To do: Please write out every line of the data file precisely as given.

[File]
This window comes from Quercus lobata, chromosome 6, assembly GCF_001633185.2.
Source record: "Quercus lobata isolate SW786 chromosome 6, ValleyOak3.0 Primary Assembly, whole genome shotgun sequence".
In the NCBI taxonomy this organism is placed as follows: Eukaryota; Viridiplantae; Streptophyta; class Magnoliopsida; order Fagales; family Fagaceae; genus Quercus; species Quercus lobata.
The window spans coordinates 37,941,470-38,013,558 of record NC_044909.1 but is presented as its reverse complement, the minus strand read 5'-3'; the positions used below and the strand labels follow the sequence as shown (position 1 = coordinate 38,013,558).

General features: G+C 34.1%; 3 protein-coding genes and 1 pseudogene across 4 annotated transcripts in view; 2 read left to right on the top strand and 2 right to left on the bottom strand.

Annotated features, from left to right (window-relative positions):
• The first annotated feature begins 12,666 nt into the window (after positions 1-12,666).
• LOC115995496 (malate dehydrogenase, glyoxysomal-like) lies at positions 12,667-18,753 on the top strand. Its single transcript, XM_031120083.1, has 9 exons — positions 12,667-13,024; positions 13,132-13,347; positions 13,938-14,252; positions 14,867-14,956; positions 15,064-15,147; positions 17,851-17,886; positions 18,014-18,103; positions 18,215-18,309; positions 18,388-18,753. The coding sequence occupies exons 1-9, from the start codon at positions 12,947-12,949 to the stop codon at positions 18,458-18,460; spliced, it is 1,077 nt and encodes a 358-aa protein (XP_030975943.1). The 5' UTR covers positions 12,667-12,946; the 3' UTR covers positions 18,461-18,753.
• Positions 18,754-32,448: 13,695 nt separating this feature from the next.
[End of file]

This window comes from Quercus lobata, chromosome 6, assembly GCF_001633185.2.
Source record: "Quercus lobata isolate SW786 chromosome 6, ValleyOak3.0 Primary Assembly, whole genome shotgun sequence".
In the NCBI taxonomy this organism is placed as follows: Eukaryota; Viridiplantae; Streptophyta; class Magnoliopsida; order Fagales; family Fagaceae; genus Quercus; species Quercus lobata.
The window spans coordinates 37,941,470-38,013,558 of record NC_044909.1 but is presented as its reverse complement, the minus strand read 5'-3'; the positions used below and the strand labels follow the sequence as shown (position 1 = coordinate 38,013,558).

General features: G+C 34.1%; 3 protein-coding genes and 1 pseudogene across 4 annotated transcripts in view; 2 read left to right on the top strand and 2 right to left on the bottom strand.

Annotated features, from left to right (window-relative positions):
• The first annotated feature begins 12,666 nt into the window (after positions 1-12,666).
• LOC115995496 (malate dehydrogenase, glyoxysomal-like) lies at positions 12,667-18,753 on the top strand. Its single transcript, XM_031120083.1, has 9 exons — positions 12,667-13,024; positions 13,132-13,347; positions 13,938-14,252; positions 14,867-14,956; positions 15,064-15,147; positions 17,851-17,886; positions 18,014-18,103; positions 18,215-18,309; positions 18,388-18,753. The coding sequence occupies exons 1-9, from the start codon at positions 12,947-12,949 to the stop codon at positions 18,458-18,460; spliced, it is 1,077 nt and encodes a 358-aa protein (XP_030975943.1). The 5' UTR covers positions 12,667-12,946; the 3' UTR covers positions 18,461-18,753.
• Positions 18,754-32,448: 13,695 nt separating this feature from the next.